Ernst Fuchs was born on February 13, 1930 in Vienna, Austria. His father, Maximilian Fuchs, son of an orthodox Jewish family, had turned down a career as a Rabbi, leaving his theological studies uncompleted. He married Leopoldine, a Christian. When the Nazis occupied Austria in March 1938, Maximilian Fuchs emigrated to Shanghai. Ernst remained in Vienna together with his mother, but Nazi legislation made it illegal for Leopoldine to raise her son. Ernst was deported to a transit camp for children of mixed racial origin. Thereupon Leopoldine Fuchs agrees to a formal divorce from her husband, thus saving her son from the extermination camp.
In 1942 Fuchs was baptised as a Catholic, an event of the utmost significance for him that determined his future life and work. He feels the calling to become an artist and began taking lessons in drawing, sculpting and painting with Alois Schiemann, a well-known painter and restorer. He subsequently received tuition from Professor Fröhlich and the sculptress Emmy Steinböck. He went on to study with Professor Albert Paris von Gütersloh at the Vienna Academy of Art. There he encountered the work of Egon Schiele and Gustav Klimt. In 1948 he was instrumental in the founding of the "Vienna School of Fantastic Realism" together with Arik Brauer, Wolfgang Hutter, Rudolph Hausner and Anton Lehmden. He participated in the first exhibition of the Vienna Art Club in Turin/Italy.
Ernst Fuchs settled in Paris where he remained for 12 years. After many years of misery and poverty he eventually began to receive international recognition. Between 1952 and1956 he traveled to England, Spain, Italy and an 18-month stay in the USA. In 1956 Fuchs moved to Israel where he lived in the Dormition Monastery on Mount Zion and painted Icons. He devoted all his energies to furthering Jewish-Christian understanding and to working as a church painter. Fuchs was commissioned to paint the Drei Mysterien des heiligen Rosenkranzes (Three Mysteries of the Sacred Rosary) for a newly-built church in Vienna. His paintings caused a storm of protest. Some of his most vehement detractors demanded that the pictures be removed from the church.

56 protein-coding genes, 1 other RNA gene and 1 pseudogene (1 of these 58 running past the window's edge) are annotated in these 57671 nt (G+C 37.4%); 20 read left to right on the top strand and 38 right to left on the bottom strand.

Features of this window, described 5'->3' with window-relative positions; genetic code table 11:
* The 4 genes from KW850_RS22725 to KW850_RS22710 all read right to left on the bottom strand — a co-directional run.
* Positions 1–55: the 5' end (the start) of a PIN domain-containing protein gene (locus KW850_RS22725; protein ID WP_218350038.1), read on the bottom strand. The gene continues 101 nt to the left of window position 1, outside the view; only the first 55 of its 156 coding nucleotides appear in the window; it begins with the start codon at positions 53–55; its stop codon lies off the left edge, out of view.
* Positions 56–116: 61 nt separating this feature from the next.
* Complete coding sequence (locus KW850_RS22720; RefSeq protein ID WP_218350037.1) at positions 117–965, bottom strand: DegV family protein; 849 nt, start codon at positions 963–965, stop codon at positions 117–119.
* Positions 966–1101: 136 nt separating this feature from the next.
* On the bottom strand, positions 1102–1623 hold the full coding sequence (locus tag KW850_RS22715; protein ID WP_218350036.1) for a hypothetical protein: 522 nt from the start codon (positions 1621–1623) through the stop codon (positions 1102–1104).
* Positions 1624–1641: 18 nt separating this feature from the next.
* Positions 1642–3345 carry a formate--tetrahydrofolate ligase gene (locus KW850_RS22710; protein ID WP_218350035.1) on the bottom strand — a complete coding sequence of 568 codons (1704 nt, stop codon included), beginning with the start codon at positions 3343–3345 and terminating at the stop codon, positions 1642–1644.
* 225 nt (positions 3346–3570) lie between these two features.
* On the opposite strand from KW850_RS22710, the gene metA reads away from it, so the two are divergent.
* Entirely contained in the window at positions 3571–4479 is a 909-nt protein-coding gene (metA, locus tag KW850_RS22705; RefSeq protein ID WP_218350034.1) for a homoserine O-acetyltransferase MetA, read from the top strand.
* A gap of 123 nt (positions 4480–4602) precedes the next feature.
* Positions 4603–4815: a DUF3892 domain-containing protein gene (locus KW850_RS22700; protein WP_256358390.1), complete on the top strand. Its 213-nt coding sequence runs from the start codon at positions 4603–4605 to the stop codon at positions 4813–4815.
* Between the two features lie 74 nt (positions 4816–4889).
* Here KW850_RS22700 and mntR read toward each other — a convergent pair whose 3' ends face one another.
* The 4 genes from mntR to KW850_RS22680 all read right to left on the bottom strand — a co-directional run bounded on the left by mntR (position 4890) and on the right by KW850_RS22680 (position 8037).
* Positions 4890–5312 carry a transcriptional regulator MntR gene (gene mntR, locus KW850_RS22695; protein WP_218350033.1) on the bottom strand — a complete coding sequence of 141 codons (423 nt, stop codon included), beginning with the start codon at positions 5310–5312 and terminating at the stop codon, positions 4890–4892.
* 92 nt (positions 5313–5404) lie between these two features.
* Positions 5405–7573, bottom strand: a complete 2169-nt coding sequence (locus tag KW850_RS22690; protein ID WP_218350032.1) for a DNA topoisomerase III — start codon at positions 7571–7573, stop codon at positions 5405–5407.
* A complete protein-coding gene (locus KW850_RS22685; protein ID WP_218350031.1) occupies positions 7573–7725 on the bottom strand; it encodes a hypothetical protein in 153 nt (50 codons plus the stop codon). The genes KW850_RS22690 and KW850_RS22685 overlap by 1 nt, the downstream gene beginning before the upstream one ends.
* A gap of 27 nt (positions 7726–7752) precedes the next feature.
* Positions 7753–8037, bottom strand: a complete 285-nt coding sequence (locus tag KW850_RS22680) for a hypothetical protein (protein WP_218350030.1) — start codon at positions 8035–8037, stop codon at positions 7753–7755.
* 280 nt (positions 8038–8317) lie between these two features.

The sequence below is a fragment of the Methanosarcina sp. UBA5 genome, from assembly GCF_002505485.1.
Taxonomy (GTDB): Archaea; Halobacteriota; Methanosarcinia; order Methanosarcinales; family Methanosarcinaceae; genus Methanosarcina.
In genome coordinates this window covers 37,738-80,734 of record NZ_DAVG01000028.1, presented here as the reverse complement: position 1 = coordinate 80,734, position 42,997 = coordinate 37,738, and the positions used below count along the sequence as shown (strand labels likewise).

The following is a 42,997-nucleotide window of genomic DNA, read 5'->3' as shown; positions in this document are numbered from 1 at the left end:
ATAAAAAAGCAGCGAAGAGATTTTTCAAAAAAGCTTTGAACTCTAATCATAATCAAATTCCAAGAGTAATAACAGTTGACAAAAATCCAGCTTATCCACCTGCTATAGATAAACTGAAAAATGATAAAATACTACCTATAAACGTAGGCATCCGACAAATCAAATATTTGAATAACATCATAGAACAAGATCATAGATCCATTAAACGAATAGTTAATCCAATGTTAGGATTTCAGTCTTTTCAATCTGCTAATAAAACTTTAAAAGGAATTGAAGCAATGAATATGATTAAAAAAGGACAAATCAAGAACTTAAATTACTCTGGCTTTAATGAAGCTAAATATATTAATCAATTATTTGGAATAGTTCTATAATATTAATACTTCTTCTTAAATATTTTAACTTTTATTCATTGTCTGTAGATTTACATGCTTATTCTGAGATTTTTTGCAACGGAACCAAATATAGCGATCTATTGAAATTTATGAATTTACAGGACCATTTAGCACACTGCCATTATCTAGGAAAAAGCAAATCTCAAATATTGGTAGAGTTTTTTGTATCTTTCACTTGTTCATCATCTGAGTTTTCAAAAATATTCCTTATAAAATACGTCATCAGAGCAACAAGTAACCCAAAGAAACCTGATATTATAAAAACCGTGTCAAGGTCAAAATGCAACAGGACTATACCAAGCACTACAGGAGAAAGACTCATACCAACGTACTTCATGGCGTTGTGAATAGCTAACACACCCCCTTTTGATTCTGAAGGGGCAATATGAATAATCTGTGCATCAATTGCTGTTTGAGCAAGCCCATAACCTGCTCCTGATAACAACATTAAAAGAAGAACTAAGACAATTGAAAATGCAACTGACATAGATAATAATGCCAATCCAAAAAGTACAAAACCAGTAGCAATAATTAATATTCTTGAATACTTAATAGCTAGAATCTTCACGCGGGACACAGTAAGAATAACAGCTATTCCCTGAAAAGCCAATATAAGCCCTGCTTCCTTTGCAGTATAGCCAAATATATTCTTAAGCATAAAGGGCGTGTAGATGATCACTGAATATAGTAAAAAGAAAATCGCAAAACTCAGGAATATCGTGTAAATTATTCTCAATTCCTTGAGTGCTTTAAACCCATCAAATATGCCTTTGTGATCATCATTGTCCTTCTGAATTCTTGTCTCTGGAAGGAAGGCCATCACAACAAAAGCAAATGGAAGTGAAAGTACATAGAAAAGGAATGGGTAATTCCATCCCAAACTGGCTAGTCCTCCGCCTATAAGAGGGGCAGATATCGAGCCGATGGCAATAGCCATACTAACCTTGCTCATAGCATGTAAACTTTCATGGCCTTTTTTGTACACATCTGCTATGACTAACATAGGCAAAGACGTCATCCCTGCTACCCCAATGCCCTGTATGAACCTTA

In 1974 he returned to Austria where he acquired the Otto Wagner villa in Vienna-Hütteldorf. He began to work for cinema and stage, designing stage sets for the opera houses in Hamburg for "Parsifal" and "Magic Flute", in Munich for "Lohengrin" and in Vienna the "Tales of Hoffmann" and "Josephslegende." Simultaneously he worked on a series of water-colour paintings of Lohengrin - and on his philosophical essays and poems. In 1988 he opened the Ernst Fuchs Private Museum, on the occasion of the centenary of the "Villa Wagner". As a printmaker he produced several important cycles of prints, such as Unicorn (1950–52), Samson (1960–64), Esther (1964-7) and Sphinx (1966-7; all illustrated in Weis). The artist lived and worked in the south of France. He continued to work in many media until his death in Vienna on November 9, 2105. He was married three times. In 2012 Fuchs became engaged to the singer Uta Saabel, his most recent muse. He is survived by 16 children.